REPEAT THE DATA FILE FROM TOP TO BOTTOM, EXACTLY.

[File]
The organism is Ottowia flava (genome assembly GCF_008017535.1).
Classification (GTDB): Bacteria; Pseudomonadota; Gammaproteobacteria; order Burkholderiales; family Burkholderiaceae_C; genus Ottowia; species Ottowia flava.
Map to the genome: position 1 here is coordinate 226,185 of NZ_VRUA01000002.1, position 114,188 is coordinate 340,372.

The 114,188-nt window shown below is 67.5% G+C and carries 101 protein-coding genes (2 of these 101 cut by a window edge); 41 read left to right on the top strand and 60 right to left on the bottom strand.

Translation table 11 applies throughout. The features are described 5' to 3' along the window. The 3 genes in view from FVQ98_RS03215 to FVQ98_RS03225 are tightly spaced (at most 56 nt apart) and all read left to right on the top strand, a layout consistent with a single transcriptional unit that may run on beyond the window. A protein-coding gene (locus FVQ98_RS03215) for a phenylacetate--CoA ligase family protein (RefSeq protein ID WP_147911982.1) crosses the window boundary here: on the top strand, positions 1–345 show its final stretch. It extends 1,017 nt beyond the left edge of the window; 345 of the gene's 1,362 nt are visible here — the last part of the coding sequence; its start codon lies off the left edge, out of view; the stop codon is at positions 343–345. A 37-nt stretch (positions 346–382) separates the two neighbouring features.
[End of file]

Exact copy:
The organism is Ottowia flava (genome assembly GCF_008017535.1).
Classification (GTDB): Bacteria; Pseudomonadota; Gammaproteobacteria; order Burkholderiales; family Burkholderiaceae_C; genus Ottowia; species Ottowia flava.
Map to the genome: position 1 here is coordinate 226,185 of NZ_VRUA01000002.1, position 114,188 is coordinate 340,372.

The 114,188-nt window shown below is 67.5% G+C and carries 101 protein-coding genes (2 of these 101 cut by a window edge); 41 read left to right on the top strand and 60 right to left on the bottom strand.

Translation table 11 applies throughout. The features are described 5' to 3' along the window. The 3 genes in view from FVQ98_RS03215 to FVQ98_RS03225 are tightly spaced (at most 56 nt apart) and all read left to right on the top strand, a layout consistent with a single transcriptional unit that may run on beyond the window. A protein-coding gene (locus FVQ98_RS03215) for a phenylacetate--CoA ligase family protein (RefSeq protein ID WP_147911982.1) crosses the window boundary here: on the top strand, positions 1–345 show its final stretch. It extends 1,017 nt beyond the left edge of the window; 345 of the gene's 1,362 nt are visible here — the last part of the coding sequence; its start codon lies off the left edge, out of view; the stop codon is at positions 343–345. A 37-nt stretch (positions 346–382) separates the two neighbouring features.